4. Patient transfers to new health care professionals
  5. Discharge documentation reviews

Essentially, patients must be both interacted with in person and in non-face-to-face scenarios throughout the 30 days after their discharge. 

What Is the Importance of Transitional Care Management? 

It's important for clinicians to become familiar with TCM codes as well as why TCM is so vital for patients leaving inpatient settings. 

It is known that transitional care management helps prevent readmissions to the hospital by having patients monitored at home or within other community settings. When medical providers can treat them at the first sign of a problem and make medical decisions in those settings, they often prevent costly readmissions. 

Another reason TCM is so important is because it helps bring long-term care facilities and other community settings more income in the form of CMS reimbursements. In addition to that, it's possible to combine TCM with chronic care management, or CCM, to double bill the CMS. Dual reimbursements further boost communities' income and help them benefit from performing the reasonable and necessary care patients in their care need to stay comfortable and recover.

How Is Transitional Care Management Billed? 

Now that you have an understanding of transitional care management and what it is, it's necessary to look at how you bill for it. 

First, know that only one non-physician practitioner (NPP) or clinician can report TCM services for each of the patients they see. Additionally, only one report is allowed per patient within the 30-day period.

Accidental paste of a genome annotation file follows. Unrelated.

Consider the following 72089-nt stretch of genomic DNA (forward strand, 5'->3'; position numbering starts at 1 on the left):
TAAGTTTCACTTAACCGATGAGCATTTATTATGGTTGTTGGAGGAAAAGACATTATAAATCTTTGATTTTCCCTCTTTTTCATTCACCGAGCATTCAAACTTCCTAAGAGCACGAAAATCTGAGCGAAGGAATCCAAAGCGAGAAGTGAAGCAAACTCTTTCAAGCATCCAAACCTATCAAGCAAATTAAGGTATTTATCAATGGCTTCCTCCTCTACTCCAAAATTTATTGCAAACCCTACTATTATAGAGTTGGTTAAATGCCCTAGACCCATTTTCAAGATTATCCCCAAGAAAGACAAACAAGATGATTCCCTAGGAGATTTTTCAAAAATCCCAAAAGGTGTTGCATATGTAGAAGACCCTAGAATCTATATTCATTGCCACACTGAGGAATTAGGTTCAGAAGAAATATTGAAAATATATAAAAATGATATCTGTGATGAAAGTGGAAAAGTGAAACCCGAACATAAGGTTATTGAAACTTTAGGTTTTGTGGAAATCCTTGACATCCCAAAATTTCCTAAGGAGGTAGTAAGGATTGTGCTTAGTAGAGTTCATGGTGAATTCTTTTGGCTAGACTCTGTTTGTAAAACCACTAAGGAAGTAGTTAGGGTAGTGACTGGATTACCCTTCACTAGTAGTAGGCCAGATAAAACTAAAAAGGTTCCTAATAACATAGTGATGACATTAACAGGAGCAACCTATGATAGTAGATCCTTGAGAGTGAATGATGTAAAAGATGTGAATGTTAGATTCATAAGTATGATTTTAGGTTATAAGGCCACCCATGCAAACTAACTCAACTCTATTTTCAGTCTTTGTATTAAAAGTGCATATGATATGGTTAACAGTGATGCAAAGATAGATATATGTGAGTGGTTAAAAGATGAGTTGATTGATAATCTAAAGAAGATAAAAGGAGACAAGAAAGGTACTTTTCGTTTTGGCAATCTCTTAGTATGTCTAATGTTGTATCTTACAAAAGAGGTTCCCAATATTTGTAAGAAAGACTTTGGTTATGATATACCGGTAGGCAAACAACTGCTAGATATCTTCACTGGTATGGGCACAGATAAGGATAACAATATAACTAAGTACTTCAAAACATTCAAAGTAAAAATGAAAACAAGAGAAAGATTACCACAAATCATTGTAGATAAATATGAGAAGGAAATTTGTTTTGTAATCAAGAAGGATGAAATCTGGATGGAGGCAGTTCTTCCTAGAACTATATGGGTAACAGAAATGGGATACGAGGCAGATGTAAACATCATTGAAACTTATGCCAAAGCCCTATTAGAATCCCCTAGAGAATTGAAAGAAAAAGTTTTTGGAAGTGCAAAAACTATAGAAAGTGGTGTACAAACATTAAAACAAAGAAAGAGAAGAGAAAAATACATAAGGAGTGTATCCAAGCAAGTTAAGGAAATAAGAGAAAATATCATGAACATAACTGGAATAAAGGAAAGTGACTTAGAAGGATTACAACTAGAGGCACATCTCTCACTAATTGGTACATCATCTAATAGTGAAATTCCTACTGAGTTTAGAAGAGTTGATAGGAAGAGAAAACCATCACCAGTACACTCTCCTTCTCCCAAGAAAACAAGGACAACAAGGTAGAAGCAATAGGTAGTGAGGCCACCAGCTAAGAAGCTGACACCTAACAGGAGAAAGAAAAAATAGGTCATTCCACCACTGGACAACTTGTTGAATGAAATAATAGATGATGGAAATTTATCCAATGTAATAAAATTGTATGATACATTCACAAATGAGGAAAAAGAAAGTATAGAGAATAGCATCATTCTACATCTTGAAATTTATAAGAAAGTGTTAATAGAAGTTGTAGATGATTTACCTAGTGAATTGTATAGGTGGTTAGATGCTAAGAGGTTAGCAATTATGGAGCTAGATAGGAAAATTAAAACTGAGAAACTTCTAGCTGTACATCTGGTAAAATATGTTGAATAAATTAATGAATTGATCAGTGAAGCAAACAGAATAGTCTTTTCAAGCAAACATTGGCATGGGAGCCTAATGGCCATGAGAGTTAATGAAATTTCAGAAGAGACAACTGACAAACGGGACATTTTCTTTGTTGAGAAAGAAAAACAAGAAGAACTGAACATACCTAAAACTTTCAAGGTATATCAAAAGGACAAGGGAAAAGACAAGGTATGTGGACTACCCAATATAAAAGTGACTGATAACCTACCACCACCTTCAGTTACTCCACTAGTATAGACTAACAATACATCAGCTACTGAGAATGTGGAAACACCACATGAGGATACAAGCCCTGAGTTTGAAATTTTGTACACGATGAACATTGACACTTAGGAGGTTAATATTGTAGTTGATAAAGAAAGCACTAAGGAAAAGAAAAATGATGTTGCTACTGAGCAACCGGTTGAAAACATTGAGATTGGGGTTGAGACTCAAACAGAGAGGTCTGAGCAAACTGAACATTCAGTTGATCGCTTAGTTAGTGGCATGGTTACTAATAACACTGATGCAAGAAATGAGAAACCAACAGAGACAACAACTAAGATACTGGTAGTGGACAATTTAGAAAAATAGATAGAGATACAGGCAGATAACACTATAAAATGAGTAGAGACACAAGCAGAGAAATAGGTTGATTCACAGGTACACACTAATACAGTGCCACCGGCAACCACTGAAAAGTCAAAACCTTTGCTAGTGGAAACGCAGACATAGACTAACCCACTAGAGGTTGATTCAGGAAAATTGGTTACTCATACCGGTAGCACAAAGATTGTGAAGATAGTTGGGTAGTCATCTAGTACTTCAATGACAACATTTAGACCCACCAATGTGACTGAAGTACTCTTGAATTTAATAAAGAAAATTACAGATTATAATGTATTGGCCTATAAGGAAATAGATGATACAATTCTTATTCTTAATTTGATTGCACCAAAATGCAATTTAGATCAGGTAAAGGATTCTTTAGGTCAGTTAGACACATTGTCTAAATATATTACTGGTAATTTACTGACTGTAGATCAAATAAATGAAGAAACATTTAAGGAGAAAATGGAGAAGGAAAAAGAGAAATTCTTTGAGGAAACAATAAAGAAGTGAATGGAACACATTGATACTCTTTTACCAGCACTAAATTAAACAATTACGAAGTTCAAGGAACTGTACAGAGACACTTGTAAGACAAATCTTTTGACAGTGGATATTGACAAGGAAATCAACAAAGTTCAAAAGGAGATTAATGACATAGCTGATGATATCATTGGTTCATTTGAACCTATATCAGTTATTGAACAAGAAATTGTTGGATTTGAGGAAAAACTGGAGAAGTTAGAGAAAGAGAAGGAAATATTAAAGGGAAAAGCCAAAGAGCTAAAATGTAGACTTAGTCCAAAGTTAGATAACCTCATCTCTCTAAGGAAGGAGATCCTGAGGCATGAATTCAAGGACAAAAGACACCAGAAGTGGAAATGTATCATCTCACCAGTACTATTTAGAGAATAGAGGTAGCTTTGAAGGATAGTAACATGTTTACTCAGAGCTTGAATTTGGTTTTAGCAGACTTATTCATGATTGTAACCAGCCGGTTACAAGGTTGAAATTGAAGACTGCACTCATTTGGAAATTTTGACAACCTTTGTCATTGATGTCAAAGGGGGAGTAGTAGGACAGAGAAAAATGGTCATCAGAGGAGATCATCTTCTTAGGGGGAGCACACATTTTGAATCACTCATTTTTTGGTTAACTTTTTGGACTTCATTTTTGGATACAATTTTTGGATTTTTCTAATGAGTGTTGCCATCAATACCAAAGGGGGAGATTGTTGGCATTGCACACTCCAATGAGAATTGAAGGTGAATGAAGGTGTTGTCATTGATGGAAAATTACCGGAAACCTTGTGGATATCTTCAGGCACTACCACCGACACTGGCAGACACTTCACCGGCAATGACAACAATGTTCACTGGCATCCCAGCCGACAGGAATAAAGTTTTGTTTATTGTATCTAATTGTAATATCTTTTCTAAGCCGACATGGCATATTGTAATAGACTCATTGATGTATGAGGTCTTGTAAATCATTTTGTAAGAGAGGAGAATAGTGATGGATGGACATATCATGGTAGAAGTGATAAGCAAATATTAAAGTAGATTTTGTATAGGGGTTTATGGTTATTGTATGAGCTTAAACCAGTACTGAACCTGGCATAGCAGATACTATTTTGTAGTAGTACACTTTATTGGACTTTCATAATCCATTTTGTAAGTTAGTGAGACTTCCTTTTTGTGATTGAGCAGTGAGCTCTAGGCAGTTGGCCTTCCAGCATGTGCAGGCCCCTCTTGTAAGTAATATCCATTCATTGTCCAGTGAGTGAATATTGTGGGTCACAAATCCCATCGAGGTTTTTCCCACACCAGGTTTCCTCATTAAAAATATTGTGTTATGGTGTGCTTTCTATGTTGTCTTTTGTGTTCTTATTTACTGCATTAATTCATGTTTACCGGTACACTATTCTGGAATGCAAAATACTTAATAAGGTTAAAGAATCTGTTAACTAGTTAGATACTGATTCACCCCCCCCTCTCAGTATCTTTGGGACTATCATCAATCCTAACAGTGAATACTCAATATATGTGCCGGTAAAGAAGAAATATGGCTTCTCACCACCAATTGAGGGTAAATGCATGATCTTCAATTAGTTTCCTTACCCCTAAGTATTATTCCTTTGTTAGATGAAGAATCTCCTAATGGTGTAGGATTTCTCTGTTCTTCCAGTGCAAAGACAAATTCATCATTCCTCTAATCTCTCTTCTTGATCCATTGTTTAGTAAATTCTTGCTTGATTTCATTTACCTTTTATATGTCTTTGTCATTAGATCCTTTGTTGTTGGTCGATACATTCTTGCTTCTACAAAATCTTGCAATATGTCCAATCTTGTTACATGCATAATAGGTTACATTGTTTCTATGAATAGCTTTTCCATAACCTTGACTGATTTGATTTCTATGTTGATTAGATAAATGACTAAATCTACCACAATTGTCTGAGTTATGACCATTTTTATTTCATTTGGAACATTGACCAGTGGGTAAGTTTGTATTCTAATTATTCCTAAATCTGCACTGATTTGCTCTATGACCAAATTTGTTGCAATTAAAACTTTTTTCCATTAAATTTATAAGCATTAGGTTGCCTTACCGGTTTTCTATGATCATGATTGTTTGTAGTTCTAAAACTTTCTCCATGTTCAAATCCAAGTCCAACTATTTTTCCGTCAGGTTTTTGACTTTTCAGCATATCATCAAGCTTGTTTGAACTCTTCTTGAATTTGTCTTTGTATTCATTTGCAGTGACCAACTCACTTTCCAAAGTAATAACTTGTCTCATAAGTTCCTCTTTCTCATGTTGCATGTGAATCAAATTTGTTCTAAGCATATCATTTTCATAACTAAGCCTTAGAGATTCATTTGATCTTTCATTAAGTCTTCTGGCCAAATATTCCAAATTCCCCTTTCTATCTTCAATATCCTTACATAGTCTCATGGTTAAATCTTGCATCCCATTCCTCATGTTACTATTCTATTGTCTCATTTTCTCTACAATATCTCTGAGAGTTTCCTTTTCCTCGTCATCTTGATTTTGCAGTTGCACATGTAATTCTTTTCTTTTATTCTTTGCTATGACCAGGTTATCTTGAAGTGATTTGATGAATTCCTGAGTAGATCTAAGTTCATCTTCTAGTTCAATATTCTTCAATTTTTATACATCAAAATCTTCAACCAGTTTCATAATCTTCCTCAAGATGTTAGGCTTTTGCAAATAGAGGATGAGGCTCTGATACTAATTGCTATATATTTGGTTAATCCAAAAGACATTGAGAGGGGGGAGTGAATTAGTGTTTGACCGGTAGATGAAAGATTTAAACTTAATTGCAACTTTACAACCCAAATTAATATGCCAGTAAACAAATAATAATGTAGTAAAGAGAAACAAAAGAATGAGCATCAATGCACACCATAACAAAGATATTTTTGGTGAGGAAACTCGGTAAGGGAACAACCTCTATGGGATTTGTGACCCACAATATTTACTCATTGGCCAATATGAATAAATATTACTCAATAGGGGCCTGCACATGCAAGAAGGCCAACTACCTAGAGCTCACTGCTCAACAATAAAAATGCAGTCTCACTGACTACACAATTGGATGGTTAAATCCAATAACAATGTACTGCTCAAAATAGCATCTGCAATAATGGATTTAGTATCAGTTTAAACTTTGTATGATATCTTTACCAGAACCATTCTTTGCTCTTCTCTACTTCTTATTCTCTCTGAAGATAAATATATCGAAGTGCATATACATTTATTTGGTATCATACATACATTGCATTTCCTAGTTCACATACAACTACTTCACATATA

It is allowed for the healthcare professional who treated the patient at the hospital to do follow-up care through the TCM. However, these services can't take place on the same day.

There are two Current Procedural Terminology (CPT) codes that you'll use to bill for face-to-face visits. These codes are:

  • 99495, which refers to interactions such as communication within two days of discharge and moderate decision-making within 14 days of the patient's discharge.
  • 99496, which refers to communication within two days of discharge and a high level of decision-making within the first week following the patient's discharge.

Both of these codes can also be used for telehealth services. To learn more about the specific codes you can use to bill for TCM, you can visit the Centers for Medicare and Medicaid Services

Transitional Care Management and Your EHR

To make TCM claims, it's necessary to keep documentation on your patients. That documentation has to include information such as the patients' discharge date, the date of your first face-to-face visit, data on all contact between the caregiver/patient and the medical team, and details on the medical complexity of all decisions made on the behalf of the patient. 

An electronic health record can help by keeping data on every interaction. Additionally, the billing features of a good EHR (such as ChartPath) help ensure that you use the right CPT codes when you make a claim for reimbursement through the Centers for Medicare and Medicaid Services. Choosing an efficient EHR is the right move when you're getting ready to move into transitional care management and want to be sure you're staying in regulation to get fair, and appropriate, reimbursement.